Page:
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anyone with a base in physics.

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posted on Aug, 24 2009 @ 01:19 PM
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Originally posted by Cyberbian
Reason dictates that we should laugh when someone suggests we are so "lucky" as to be just the right distance and period from the first light to be able to witness it.

No, Cyberian. At any time and any location in the universe, the light from the Big Bang will be visible. There is no coincidence here.


I believe in little c in accordance with the parameters of the theory which is in respect to frames of reference relative to a rotating sphere. And only to frames of reference relative to a rotating sphere. In fact it is the rotation of the sphere which causes the frame dragging.

No, you're getting Special and General Relativity mixed up, and much else besides. Frame dragging is a concept in GR, not SR. SR does not deal with the curvature of space.


c remains constant but the frequency red shifts. Consider the difference.

It is implicit in what I wrote in my earlier post. What would you have me consider?


I appreciate that most physicists jeer at such notions. However a few at the highest levels of the profession sometimes say things which make me think they may be closer in agreement with me than the others. Unfortunately they mostly speak in mathematics and I in logic.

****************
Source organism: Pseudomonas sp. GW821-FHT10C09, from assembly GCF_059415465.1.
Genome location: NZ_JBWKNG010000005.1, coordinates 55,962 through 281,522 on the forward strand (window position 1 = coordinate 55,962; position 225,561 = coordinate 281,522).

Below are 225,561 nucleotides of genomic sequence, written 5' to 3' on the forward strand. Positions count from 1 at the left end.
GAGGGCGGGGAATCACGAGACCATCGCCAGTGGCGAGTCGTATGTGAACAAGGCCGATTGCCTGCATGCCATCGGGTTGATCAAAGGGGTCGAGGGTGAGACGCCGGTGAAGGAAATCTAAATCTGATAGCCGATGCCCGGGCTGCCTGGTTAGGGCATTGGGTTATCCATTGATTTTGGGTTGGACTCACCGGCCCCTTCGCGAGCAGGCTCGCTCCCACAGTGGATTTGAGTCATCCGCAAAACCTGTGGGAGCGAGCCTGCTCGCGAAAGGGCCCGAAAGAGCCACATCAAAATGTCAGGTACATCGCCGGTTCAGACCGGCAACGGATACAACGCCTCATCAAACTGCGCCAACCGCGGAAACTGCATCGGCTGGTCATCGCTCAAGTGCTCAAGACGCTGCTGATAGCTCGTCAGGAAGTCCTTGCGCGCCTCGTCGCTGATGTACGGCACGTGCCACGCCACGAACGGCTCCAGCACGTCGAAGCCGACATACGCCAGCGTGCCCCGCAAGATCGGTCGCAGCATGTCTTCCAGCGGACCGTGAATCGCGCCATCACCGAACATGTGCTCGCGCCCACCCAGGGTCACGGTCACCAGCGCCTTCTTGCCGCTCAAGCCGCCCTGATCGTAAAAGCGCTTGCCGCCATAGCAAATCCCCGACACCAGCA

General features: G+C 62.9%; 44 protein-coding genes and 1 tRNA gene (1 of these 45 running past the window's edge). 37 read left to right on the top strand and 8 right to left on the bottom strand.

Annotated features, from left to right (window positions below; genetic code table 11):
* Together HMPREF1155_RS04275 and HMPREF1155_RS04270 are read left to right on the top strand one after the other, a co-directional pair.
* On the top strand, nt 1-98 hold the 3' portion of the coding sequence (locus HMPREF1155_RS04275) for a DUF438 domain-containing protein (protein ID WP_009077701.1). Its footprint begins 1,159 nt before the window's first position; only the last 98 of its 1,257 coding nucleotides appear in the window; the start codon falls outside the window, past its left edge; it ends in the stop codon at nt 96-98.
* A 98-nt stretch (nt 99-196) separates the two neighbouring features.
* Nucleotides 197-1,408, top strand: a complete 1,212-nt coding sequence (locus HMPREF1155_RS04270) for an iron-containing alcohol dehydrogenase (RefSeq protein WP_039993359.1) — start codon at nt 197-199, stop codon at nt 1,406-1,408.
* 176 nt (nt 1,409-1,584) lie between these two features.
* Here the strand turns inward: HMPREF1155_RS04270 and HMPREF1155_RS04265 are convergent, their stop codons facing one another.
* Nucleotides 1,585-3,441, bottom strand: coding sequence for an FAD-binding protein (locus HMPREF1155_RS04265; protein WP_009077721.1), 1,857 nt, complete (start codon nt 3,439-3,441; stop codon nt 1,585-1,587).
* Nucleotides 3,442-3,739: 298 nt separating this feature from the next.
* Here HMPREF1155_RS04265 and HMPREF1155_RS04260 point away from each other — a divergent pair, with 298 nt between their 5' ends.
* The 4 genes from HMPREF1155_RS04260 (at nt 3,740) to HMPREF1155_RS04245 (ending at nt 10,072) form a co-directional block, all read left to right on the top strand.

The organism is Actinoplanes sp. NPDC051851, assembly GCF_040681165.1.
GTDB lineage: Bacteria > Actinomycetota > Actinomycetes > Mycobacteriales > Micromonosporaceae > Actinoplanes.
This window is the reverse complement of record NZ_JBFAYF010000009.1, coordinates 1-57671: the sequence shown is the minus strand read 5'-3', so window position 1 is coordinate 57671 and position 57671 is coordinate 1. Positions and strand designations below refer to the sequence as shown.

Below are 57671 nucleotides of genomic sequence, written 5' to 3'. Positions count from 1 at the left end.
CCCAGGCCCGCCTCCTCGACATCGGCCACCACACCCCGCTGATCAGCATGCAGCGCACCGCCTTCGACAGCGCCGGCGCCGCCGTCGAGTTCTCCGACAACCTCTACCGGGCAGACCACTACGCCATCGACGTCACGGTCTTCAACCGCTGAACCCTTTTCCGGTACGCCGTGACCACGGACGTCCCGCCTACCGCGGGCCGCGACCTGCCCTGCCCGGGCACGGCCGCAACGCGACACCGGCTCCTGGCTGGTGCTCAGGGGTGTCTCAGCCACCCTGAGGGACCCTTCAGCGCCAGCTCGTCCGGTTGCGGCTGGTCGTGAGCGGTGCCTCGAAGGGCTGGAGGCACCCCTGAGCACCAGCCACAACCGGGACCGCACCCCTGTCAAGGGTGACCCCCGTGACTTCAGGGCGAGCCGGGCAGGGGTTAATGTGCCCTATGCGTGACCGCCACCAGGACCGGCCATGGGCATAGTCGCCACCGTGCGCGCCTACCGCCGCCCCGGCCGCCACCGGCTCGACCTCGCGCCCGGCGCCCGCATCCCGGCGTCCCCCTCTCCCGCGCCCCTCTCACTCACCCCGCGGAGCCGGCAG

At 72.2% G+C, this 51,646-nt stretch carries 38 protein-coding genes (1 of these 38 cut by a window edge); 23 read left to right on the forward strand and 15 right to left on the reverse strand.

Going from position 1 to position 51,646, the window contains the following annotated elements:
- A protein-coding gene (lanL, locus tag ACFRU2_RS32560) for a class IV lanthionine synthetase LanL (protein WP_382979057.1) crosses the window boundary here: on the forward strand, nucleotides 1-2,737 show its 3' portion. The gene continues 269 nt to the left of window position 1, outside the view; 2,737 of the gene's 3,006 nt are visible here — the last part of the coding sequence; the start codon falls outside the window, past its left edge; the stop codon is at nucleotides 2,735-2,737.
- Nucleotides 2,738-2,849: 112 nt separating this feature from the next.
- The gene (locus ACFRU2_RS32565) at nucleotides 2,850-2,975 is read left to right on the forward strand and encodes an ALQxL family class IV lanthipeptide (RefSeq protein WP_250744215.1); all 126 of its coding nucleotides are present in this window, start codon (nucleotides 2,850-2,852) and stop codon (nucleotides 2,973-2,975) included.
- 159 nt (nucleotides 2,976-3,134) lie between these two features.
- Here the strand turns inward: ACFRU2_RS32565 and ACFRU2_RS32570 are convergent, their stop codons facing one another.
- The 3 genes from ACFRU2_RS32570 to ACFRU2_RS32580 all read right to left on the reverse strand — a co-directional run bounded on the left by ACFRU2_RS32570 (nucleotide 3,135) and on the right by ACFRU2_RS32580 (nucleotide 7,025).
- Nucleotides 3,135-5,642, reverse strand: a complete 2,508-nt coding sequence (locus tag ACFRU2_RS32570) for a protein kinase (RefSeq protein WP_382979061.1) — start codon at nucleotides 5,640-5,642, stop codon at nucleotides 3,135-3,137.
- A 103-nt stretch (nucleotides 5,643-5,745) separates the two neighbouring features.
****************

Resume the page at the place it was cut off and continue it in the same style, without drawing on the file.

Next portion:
No, that would be 'all physicists', though 'jeer' sounds a bit rude. Let's substitute 'reject' instead. For, moreover, very good reason.

Logic and mathematics are twin sisters. There is no contradiction between them.




posted on Aug, 24 2009 @ 07:02 PM
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Ok, so how does accepted physics deal with light "passing" an observer at c when the observer is moving at half of c, therefore necessitating it's premature arrival to a second observer farther on, who is moving faster and yet perceives it once again to be passing at c?

I say premature in the sense that if you plotted lights transit from point A to point C at the speed of light, it woud be logically required to arrive after light which passed B at 1.5c relative to position A.

(Observed relative to B, then apply simple addition to account for the speed of B away from A.)

Please do not tell me that A is moving away at half c. That would necessitate the entire universe moving away in the same direction, and my head would explode.

[edit on 24-8-2009 by Cyberbian]



posted on Aug, 24 2009 @ 11:17 PM
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Originally posted by Cyberbian
Ok, so how does accepted physics deal with light "passing" an observer at c when the observer is moving at half of c, therefore necessitating it's premature arrival to a second observer farther on, who is moving faster and yet perceives it once again to be passing at c?

Time dilation

The link is to a simplified, nontechnical presentation. If you would care for something with more meat in it, go here.

You need a grounding in the basics before one is qualified to discuss these things, I'm afaid.



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